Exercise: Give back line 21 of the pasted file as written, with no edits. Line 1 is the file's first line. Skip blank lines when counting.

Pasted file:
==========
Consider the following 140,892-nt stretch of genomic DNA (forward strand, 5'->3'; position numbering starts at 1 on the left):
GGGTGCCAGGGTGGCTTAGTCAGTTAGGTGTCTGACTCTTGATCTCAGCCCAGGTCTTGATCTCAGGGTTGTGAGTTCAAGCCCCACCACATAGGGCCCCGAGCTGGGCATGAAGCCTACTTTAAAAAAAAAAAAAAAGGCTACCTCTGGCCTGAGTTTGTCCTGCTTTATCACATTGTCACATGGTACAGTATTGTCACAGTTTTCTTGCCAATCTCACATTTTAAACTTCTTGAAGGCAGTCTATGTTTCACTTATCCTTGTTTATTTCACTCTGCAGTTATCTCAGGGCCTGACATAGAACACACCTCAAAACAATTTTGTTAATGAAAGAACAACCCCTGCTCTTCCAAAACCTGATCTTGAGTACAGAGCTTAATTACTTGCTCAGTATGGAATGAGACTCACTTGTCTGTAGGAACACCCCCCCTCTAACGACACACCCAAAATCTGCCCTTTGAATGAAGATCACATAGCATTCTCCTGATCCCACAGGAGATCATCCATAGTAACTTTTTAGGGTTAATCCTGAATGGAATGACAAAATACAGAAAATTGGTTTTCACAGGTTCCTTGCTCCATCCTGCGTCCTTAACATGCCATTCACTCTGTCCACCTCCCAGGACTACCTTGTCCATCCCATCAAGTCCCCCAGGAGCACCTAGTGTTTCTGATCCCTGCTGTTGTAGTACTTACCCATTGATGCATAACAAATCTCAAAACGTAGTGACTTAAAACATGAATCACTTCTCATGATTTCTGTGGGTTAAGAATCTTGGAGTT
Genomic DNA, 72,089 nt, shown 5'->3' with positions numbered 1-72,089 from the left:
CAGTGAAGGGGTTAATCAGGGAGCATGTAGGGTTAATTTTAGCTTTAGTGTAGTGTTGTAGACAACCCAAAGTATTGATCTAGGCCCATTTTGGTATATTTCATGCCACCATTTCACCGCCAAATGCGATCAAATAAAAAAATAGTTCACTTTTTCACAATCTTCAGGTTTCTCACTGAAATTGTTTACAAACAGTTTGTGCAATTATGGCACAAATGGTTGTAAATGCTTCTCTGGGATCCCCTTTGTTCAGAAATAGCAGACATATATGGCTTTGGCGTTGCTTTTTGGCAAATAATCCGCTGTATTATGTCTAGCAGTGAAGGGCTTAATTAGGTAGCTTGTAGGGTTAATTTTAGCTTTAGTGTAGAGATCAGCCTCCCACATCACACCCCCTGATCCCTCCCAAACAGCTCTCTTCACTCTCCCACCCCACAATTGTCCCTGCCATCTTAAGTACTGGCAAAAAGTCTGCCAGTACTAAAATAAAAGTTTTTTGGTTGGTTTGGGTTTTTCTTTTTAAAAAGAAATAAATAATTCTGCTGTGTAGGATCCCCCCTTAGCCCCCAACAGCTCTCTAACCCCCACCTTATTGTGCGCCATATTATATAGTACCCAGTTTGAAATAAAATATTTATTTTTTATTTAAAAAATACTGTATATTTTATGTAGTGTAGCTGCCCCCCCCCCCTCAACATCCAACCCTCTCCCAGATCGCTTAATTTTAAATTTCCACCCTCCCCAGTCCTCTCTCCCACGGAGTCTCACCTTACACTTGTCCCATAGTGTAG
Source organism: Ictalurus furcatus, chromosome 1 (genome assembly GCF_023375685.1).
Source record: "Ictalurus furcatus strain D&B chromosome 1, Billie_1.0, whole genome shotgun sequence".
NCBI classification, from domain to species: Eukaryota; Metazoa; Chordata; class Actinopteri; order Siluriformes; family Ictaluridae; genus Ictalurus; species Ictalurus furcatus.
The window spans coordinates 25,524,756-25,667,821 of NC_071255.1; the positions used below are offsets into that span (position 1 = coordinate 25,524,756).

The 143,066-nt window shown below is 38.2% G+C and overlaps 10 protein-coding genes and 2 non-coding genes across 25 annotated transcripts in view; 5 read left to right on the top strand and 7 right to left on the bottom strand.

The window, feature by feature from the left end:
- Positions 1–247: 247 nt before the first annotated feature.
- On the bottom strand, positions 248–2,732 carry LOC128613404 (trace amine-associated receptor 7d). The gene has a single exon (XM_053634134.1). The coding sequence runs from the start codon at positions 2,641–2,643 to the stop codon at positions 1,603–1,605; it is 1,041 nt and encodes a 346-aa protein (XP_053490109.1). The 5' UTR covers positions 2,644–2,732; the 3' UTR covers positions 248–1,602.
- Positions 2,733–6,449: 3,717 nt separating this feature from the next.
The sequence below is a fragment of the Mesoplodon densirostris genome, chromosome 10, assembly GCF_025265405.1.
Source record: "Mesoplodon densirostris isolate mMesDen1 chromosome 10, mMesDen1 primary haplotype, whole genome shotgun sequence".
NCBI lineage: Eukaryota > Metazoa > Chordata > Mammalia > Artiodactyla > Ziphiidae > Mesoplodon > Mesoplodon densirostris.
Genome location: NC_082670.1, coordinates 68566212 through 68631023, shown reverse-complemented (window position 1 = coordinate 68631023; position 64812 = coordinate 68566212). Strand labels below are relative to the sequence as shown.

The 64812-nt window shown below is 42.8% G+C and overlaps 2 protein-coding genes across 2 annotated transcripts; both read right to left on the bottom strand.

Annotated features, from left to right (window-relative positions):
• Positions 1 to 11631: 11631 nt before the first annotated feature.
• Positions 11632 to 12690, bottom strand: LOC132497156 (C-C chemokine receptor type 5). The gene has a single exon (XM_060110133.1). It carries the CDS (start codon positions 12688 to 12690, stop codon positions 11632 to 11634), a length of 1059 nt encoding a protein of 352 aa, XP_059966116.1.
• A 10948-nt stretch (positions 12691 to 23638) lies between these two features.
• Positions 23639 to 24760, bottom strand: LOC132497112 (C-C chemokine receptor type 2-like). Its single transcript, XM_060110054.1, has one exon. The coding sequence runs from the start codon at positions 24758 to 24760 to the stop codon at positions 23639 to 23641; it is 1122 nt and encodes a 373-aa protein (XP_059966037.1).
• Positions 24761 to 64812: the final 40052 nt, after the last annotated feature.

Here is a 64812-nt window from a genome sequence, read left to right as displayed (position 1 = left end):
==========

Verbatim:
• Positions 11632 to 12690, bottom strand: LOC132497156 (C-C chemokine receptor type 5). The gene has a single exon (XM_060110133.1). It carries the CDS (start codon positions 12688 to 12690, stop codon positions 11632 to 11634), a length of 1059 nt encoding a protein of 352 aa, XP_059966116.1.